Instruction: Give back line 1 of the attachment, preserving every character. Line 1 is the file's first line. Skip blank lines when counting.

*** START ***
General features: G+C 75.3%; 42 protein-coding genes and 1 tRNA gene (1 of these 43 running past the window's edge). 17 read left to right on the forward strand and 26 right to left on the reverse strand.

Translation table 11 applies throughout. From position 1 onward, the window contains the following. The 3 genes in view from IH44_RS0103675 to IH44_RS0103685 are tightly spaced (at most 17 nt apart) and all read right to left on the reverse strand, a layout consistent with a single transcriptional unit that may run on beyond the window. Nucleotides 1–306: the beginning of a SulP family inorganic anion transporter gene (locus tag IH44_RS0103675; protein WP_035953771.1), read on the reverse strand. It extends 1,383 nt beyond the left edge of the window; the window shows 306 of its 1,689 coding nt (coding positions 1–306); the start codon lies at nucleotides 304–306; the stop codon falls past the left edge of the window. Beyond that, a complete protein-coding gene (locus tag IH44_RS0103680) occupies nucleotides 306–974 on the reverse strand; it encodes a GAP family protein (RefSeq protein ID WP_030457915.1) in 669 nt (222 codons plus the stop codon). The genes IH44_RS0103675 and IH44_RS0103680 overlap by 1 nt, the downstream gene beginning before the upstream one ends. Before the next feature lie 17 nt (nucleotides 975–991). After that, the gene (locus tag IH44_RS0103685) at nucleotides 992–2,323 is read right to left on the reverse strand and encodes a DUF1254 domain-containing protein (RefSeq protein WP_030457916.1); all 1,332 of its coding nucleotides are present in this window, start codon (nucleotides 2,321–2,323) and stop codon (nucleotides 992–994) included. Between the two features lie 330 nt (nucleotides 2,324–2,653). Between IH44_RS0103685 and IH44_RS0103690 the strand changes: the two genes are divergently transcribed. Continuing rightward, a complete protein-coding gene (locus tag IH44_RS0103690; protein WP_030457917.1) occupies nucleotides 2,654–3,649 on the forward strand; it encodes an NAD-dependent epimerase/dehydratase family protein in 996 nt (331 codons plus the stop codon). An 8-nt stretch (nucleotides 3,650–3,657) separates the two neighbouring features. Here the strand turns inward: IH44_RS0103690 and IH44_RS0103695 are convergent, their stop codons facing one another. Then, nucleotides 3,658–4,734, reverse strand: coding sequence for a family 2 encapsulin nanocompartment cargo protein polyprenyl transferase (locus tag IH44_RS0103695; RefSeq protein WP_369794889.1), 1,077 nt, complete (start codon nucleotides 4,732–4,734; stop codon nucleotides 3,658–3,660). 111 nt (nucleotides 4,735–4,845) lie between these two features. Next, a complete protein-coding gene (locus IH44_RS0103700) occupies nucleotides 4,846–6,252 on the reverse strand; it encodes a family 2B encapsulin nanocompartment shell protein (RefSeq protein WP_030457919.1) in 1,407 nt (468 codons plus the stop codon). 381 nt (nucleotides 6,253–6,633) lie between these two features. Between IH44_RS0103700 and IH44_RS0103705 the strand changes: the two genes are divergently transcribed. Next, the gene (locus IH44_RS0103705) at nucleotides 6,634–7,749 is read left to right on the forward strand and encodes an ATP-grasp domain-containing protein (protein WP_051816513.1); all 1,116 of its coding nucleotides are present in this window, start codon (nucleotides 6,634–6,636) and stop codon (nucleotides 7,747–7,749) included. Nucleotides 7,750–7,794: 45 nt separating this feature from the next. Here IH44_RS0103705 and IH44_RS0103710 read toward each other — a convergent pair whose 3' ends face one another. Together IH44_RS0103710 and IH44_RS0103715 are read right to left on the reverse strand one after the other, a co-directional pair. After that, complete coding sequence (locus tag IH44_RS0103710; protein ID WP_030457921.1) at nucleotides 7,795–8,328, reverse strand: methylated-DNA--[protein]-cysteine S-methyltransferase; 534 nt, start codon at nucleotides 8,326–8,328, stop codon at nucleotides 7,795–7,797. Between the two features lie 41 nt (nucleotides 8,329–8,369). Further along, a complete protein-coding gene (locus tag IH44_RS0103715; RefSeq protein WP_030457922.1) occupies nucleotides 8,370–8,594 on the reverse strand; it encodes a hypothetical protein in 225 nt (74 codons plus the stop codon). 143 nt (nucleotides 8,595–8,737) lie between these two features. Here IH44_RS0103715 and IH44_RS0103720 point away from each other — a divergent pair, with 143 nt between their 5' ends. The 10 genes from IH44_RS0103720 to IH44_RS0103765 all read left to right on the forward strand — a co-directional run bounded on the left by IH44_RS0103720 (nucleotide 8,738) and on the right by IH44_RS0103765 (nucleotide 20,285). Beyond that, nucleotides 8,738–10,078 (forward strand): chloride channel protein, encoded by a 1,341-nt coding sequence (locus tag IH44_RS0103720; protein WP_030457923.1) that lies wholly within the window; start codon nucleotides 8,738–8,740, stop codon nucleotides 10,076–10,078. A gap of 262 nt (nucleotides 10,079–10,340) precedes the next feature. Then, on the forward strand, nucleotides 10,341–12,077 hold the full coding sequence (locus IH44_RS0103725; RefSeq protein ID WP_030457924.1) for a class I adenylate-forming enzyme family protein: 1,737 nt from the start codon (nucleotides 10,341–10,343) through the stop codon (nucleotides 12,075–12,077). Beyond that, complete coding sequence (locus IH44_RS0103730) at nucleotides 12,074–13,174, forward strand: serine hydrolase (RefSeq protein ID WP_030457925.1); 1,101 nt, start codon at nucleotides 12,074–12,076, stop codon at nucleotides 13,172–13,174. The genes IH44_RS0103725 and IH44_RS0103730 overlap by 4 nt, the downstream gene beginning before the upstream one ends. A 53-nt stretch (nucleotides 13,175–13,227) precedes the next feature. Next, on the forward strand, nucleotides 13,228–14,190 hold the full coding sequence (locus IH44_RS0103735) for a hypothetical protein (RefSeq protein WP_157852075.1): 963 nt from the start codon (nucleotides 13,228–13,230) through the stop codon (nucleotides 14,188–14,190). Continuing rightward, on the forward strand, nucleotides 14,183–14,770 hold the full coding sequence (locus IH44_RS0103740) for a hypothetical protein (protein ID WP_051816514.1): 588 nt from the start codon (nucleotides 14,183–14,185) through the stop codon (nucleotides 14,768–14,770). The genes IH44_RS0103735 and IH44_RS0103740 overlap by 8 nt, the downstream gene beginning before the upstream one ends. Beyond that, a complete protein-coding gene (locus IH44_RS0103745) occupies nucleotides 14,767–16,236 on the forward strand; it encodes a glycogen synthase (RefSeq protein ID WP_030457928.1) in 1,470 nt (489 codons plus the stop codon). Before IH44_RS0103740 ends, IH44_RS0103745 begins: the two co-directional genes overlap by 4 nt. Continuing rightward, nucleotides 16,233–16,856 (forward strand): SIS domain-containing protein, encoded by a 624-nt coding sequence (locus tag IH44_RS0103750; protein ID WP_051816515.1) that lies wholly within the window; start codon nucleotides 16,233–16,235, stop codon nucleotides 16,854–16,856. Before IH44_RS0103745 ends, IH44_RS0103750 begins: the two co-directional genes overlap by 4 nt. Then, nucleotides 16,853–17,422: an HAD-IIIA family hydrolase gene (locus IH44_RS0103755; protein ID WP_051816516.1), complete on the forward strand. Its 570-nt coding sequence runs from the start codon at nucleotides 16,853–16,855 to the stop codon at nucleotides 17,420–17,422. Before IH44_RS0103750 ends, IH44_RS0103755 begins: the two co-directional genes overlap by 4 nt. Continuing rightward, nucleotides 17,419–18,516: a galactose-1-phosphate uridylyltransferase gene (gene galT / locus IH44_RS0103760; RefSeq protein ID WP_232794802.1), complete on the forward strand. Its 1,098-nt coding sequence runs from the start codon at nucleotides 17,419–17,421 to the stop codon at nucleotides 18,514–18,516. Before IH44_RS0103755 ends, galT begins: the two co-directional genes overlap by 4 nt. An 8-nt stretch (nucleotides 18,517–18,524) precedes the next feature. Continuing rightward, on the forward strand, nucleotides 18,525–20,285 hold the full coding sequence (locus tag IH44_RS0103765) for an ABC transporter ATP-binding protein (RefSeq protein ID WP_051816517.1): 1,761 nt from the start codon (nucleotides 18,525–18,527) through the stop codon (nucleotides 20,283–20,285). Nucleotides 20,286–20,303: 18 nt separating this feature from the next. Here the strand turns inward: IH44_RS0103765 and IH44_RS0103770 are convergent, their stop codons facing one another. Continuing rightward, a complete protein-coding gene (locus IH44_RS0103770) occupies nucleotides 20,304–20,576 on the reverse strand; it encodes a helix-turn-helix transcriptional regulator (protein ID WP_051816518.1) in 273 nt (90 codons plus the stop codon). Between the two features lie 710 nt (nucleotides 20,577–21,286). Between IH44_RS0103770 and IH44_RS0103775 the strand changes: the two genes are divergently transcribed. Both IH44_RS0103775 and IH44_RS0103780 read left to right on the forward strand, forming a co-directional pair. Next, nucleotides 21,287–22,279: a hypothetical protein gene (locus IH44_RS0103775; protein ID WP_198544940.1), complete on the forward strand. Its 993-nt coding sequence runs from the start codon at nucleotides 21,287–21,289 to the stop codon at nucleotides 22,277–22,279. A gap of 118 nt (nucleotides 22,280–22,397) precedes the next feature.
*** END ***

General features: G+C 75.3%; 42 protein-coding genes and 1 tRNA gene (1 of these 43 running past the window's edge). 17 read left to right on the forward strand and 26 right to left on the reverse strand.